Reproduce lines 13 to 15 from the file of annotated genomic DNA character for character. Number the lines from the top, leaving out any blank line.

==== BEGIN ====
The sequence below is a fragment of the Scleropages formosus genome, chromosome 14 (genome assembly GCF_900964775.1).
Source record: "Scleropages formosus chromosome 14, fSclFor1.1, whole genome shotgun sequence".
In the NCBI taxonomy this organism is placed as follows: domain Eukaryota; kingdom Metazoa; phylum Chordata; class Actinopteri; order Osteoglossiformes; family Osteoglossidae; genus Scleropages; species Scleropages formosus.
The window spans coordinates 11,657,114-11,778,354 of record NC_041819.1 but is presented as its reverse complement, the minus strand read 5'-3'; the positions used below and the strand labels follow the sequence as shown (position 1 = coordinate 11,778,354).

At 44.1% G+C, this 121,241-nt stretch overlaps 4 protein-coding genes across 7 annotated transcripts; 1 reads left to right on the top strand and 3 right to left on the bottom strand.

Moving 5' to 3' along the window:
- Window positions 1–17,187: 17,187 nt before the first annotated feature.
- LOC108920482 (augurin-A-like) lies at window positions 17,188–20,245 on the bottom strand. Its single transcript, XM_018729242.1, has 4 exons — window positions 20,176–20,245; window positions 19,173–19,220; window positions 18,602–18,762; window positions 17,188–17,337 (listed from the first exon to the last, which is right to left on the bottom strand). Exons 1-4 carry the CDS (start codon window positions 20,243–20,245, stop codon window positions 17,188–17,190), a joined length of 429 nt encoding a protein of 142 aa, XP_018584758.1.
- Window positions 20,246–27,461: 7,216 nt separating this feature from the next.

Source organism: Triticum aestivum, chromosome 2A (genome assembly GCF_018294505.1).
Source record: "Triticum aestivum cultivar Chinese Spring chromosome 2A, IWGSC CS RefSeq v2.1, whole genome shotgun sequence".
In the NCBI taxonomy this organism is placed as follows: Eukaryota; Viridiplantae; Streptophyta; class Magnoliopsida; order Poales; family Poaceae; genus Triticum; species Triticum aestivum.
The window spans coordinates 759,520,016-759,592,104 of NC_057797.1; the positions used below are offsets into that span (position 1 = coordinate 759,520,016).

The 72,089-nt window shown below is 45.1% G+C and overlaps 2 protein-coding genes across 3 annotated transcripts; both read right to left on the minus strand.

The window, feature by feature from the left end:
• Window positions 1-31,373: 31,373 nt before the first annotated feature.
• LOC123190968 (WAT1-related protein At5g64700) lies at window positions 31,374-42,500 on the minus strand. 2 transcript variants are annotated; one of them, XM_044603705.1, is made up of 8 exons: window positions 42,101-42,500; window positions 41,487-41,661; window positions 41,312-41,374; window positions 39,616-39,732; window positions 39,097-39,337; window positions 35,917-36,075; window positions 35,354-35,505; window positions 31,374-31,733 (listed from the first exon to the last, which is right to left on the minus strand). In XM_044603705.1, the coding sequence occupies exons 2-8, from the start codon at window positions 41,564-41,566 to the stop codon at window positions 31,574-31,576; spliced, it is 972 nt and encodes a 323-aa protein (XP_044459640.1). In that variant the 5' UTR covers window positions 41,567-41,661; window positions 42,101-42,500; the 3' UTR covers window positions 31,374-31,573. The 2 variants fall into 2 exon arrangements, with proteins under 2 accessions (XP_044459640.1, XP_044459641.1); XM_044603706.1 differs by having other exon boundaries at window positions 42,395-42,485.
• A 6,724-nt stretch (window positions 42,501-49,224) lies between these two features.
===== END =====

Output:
The window spans coordinates 759,520,016-759,592,104 of NC_057797.1; the positions used below are offsets into that span (position 1 = coordinate 759,520,016).

The 72,089-nt window shown below is 45.1% G+C and overlaps 2 protein-coding genes across 3 annotated transcripts; both read right to left on the minus strand.

The window, feature by feature from the left end: